Mumbai: The benchmark BSE Sensex cracked over 300 points and the NSE Nifty dropped below the 12,000 level in afternoon session Thursday tracking losses in financial stocks after the Reserve Bank cut its key interest rates for the third time in a row. The 30-share index was trading 333.32 points, or 0.83 per cent, lower at 39,750.22, and the broader Nifty fell 114.35 points, or 0.95 per cent, to 11,907.30. Top losers in the Sensex pack include IndusInd Bank, Yes Bank, Vedanta, SBI, L&T, M&M, Tata Steel, RIL, TCS, ICICI Bank and HDFC twins, shedding up to 5 per cent. Also Read – SC declines Oil Min request to stay sharing of documents On the other hand, Asian Paints, Coal India, HUL, PowerGrid, HCL Tech and Infosys were trading up to 2 per cent higher. According to traders, investor sentiment took a hit after the RBI lowered its benchmark lending rate to nearly a nine-year low of 5.75 per cent. Slashing benchmark lending rates for the third time this year, the RBI cut its repo rate by 0.25 per cent Thursday and said its future monetary policy stance will be more accommodative. Also Read – World suffering ‘synchronized slowdown’, says new IMF chief The central bank also lowered the economic growth forecast for the current fiscal to 7 per cent due to slowdown in domestic activities and escalation in global trade war. “RBI reduced repo rate by 25 bps as expected. The change in stance to accommodative’ was a bit of a surprise. Debt markets will take this as a significant positive move though most of the rate cut cycle is probably over,” said Suvodeep Rakshit, Sr. Economist, Kotak Institutional Equities. “The tone of the RBI policy was dovish and highlights the concerns on growth. We maintain our call for another 25 bps rate cut in August factoring in the benign inflation trajectory and the growing concerns on growth,” Rakshit added. On the currency front, the rupee was trading 4 paise lower at 69.30 against the US dollar.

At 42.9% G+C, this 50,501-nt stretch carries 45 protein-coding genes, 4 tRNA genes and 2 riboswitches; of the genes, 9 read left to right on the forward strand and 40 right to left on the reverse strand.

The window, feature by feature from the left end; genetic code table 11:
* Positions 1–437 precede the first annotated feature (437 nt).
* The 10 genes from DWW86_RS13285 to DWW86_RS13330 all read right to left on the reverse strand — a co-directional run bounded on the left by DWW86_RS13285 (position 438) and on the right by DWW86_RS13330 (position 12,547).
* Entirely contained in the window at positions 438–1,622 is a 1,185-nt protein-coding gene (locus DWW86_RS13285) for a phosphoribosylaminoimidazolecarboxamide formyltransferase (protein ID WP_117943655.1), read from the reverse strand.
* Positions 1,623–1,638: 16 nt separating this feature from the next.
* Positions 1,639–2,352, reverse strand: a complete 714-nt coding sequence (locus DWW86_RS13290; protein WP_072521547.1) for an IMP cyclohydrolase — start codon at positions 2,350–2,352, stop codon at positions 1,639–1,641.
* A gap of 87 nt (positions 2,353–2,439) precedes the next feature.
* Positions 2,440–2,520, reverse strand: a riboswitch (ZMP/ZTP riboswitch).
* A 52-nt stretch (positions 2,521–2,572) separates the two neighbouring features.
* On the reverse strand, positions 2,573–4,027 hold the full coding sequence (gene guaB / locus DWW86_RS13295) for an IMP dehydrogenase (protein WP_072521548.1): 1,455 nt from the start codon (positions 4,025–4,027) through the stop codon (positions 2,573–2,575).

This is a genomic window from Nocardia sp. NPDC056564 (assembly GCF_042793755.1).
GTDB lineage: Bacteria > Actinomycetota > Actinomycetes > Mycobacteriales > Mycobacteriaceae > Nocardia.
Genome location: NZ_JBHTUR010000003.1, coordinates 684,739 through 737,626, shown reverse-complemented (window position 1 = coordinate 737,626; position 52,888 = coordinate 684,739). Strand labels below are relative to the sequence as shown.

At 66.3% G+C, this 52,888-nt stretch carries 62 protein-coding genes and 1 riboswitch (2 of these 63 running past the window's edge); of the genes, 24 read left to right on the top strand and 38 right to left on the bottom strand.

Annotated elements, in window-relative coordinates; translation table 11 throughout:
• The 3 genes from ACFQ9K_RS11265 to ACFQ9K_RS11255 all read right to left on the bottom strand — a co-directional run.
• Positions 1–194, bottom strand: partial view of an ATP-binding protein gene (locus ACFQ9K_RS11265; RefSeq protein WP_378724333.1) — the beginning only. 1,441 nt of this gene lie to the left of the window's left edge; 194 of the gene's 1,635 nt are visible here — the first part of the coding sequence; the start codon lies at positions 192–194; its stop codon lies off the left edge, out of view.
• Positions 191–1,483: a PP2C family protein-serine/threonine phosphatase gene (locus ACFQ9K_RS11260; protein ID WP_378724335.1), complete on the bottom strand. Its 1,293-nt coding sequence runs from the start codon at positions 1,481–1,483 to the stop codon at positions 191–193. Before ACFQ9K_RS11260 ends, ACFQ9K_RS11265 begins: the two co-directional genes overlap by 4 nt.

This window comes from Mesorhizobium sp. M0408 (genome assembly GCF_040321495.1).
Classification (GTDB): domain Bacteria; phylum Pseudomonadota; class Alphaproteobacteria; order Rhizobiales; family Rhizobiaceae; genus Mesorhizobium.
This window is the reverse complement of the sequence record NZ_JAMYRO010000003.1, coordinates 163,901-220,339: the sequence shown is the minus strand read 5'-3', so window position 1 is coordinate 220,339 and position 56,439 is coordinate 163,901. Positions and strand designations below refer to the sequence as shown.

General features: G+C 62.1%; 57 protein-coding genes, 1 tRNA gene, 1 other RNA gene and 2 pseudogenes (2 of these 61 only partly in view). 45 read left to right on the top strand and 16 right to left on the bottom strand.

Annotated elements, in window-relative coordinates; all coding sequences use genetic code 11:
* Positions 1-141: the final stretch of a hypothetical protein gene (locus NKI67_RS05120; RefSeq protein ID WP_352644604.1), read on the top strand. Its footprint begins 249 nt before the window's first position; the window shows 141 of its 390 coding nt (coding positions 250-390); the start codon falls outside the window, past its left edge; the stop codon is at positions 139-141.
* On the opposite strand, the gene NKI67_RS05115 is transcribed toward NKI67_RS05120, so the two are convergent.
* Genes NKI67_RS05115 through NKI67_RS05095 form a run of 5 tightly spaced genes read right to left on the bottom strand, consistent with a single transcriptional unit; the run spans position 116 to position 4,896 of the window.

TORONTO — Sears Canada Inc. is looking to expand its plan to sell organic groceries and build so-called dash buttons to help customers purchase their favourite products from home as the retailer better known for tools and appliances looks to reinvent itself.Executive chairman Brandon Stranzl said Wednesday he expects three to five locations where Sears will give some space to a partner grocer to be finalized by the end of this year, including two in Ontario and one in B.C.“Kind of like Whole Foods at a Joe Fresh price,” he said, explaining that shoppers should expect fresh food at a reasonable price.The company is also trying to amp up its digital efforts, which includes developing new technologies to integrate the retailer into its customers’ lives.‘Abolish it’: Sears disavows department store model with new pop-up location, merchandise“We could have — hypothetically — dash buttons that we roll out at some point in the future,” he said.A dash button is a consumer goods ordering service that allows a customer to press a button in their home to purchase a product from a particular store. Amazon, for example, sells dash buttons for laundry detergent, bottled water and snacks, among other things.Stranzl said people are working on creating these at the company’s Initium Commerce Lab, but they haven’t linked it to any products yet. They’re also working on reinventing the store’s annual wish book, he said, to potentially be a customized, digital one instead of a physical catalogue.Stranzl made the comments after Sears (TSX:SCC) reported a $45.8-million loss in its latest quarter, but noted that same-store sales improved compared with a year ago.Same-store sales for the quarter ended Jan. 28 were up 1.3 per cent compared with the same quarter last year. The company also said there’s been growth in same-store sales through the first two months of its current quarter.Sears, which has struggled in recent years, said same-store sales were up 6.2 per cent in February compared with the same month last year and up 4.1 per cent in March compared with a year ago.The loss for what was the fourth quarter of its financial year amounted to 45 cents per share.That compared with a profit of $30.9 million or 30 cents per share a year ago when the company benefited from a $170.7-million gain on the termination of a credit card agreement.Revenue fell to $744.0 million, compared with $887.6 million a year ago, due in part to store closures and a decline in its direct business due to a reduction in catalogues, challenges with its new website, and fewer merchandise pick-up locations.Shares slipped 5.49 per cent or nine cents to $1.55 on the Toronto Stock Exchange by late-afternoon trading.The Canadian Press